3. Avatar GAPeach says:

    Liability is too high for the low fees!

    Georgia recently adopted Rules for Evaluation Appraisals

    The Georgia Real Estate Appraisers Board published on March 27 its final regulations regarding standards for developing and reporting an “evaluation appraisal.” They clarify that, where permitted by federal law and policies, a state-licensed or certified appraiser performing an evaluation appraisal need not comply with the Uniform Standards of Professional Appraisal Practice.

    The rules officially were adopted March 18.

    The new regulations state that a licensed or certified appraiser may offer “an appraisal which is limited in its scope and development” where an appraisal by a licensed or certified appraiser is not required by federal law. These situations include transactions with a value less than or equal to $250,000, transactions where there is no advancement of new money other than funds necessary to cover reasonable closing costs and transactions with business loans with a value equal to or less than $1 million in which rental income from the property is not the primary source of repayment.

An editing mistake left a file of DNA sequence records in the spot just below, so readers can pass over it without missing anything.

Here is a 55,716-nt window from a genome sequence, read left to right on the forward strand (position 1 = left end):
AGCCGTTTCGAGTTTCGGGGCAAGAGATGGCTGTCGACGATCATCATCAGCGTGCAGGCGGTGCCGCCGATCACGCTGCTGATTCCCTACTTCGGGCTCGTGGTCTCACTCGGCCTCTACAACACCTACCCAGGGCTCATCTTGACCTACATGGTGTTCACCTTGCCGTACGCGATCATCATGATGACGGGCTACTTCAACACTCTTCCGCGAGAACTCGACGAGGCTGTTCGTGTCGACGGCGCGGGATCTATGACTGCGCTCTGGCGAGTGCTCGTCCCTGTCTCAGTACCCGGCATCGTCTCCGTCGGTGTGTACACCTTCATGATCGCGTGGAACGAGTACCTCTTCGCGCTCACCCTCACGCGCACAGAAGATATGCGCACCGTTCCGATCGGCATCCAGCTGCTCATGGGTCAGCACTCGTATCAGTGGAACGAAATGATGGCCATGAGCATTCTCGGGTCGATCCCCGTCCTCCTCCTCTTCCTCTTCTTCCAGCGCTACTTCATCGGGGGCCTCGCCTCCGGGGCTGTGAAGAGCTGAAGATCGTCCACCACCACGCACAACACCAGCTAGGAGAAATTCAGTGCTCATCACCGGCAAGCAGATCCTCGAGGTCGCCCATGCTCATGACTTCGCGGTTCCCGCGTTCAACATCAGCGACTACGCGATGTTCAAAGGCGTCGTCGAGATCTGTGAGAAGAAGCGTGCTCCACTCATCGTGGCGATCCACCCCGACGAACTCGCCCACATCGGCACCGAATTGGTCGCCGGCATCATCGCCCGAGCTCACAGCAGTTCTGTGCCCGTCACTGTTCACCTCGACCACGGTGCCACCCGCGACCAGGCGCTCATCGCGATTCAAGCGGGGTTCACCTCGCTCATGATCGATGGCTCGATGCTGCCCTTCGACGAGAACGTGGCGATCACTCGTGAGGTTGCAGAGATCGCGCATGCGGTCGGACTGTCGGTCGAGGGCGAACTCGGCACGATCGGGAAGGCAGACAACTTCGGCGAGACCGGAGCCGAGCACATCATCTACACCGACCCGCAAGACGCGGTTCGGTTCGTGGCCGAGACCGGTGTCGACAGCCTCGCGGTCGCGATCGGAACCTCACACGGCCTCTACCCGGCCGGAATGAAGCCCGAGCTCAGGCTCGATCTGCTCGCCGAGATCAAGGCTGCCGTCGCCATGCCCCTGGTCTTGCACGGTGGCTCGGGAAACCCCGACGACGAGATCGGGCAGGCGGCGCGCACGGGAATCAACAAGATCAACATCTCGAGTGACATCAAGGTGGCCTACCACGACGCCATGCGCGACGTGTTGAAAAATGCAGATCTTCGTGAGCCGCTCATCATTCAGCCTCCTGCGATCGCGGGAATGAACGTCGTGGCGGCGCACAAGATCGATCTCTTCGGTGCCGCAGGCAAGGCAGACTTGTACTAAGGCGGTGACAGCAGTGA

The regulations contain a list of approximately 20 items that a certified appraiser must include in each evaluation appraisal.

    Also significant: the regulations state that the evaluation must contain “an estimate of the property’s market value” and that “a valuation that does not provide a property’s market value or sufficient information and analysis to support the value conclusion is not acceptable as an evaluation appraisal. While a broker price opinion, a competitive market analysis, an automated valuation model and a tax assessment value may be useful in developing an evaluation appraisal, the information obtained from these methods of valuation is insufficient standing alone to meet all of the criteria necessary to be an evaluation appraisal.”

  4. Amazing!

    By the way excellent article and excellent comments above.